We are pleased to announce Austin Sanchez-Moran as the winner of our 4th Annual Chapbook Competition.
Final judge, Tyree Daye, selected his chapbook manuscript, Rhinocerotica along with runner up, Chris Slaughter’s manuscript, How to Hurt. Online ordering for both chapbooks is now available!
Final Judge’s Comments:
“The poems in Rhinocerotica are inventive yet tender. In the end, I do not know if I am the rhino, and the poems want me to see my larger connection with the world—or, if the rhino is made human, so I, a human, will pay attention, and so I fail the earth once again. In these poems, the Rhino is an “I” and an “I” in a rhino’s body. Taking from Dorothea Lasky, these poems are “so close to a self (or the self)—and so far away from it at the same time—that the reader can’t help but see a real self in it.” These poems are full of magic and everydayness made brilliant by the rhino. I love the work the chapbook makes me do.”
“How to Hurt is skillful and clever and magical! Wrought with figurative language and lyrically engaging storytelling, the poems traverse the complexities of urban family life with anguish, humor, self-therapy, and more. How to Hurt is dense from beginning to end. It is inspiring.”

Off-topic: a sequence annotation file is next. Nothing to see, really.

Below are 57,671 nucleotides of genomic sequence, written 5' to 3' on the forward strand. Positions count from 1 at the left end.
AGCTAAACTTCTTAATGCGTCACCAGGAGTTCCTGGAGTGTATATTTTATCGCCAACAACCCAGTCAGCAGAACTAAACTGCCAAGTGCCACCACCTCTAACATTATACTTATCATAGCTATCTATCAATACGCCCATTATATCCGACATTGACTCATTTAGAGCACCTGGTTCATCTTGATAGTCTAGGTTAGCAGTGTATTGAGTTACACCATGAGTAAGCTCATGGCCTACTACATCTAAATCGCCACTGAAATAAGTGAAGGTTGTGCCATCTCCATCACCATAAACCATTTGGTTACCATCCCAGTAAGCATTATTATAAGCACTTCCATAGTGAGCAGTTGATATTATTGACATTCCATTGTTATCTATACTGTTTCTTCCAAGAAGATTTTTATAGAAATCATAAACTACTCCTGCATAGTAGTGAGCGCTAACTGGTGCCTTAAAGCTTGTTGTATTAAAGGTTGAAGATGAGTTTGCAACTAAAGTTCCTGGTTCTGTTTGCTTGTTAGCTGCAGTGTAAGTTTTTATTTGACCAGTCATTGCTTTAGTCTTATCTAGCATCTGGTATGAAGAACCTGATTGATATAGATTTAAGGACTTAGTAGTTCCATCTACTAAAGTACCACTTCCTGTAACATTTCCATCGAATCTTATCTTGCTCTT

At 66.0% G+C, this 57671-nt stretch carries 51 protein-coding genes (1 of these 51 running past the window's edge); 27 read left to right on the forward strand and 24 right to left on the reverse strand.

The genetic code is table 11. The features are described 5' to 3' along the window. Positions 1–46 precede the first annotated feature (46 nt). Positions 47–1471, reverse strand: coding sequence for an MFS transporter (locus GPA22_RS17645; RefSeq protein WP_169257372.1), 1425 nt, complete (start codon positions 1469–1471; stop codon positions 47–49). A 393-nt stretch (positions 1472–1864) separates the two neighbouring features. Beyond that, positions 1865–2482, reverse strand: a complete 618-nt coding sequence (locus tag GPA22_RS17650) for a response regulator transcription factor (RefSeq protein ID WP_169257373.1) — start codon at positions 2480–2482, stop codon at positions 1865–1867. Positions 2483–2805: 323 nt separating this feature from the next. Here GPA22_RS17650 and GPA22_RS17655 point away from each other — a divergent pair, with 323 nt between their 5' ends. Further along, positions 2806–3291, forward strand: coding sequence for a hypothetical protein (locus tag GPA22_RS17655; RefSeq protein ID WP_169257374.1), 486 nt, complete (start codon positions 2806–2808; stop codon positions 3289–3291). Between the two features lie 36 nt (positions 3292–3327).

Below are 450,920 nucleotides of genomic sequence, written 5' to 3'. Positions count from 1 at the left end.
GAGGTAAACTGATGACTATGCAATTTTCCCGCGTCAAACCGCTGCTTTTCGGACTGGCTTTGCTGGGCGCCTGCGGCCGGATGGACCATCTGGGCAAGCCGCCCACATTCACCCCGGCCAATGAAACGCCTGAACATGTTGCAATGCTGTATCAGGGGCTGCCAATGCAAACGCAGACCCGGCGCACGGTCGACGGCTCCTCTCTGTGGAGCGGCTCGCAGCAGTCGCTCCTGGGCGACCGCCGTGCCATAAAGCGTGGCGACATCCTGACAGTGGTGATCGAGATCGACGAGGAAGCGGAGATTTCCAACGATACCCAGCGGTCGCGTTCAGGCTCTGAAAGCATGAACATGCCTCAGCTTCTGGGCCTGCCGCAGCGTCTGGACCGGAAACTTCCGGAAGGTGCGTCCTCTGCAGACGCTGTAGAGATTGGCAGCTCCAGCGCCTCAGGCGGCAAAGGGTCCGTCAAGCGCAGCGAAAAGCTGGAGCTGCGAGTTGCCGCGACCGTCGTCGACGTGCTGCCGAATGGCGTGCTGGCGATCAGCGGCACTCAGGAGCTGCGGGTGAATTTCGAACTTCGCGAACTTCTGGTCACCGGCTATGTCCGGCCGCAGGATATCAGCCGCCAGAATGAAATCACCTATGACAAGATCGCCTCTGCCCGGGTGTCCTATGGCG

For Tyshawn Bonito
The tweed blazer, shirt, and tie were laid out and pressed—
Your clothes set out on the bed that morning
for a job interview. Cufflinks on each sleeve, and shoes
on the floor near each pant leg. Shades down
with the window open. The night before
was one of the many times I avoided your call. I carry
around a blame that holds me apart: an alley cat left in the open—
You were so down. Your walk so hip, a sharp purposely played out of
key. All that’s left is me, grandma, and this house. It all seems to
matter more over an old hard feeling.
The day I found you anchored high on a belt, there was snow
on the windowsill, but it wasn’t cold—
I’m afraid to understand how close we are, holding in
the family’s unmarked ledges. Brother, it’s still hard to walk around
with this face, hands, and blood.
by Chris Slaughter
from his collection “How to Hurt“
Chris Slaughter graduated from Hunter College with a MFA in creative writing where he received a Shuster Award. He also obtained a MSED in students with disabilities from Brooklyn College, and a degree in English (concentration in creative writing) from Medgar Evers College. He has received fellowships from Cave Canem, North Country Institute for Writers of Color, and Brooklyn Poets. Born and raised in Brooklyn, New York, he dedicates himself to finding creative ways of teaching, being a dad, and exploring different avenues in writing. Chris is a 7th grade Gen Ed/Special education teacher in East New York, Brooklyn. He is working on his full manuscript titled Dig.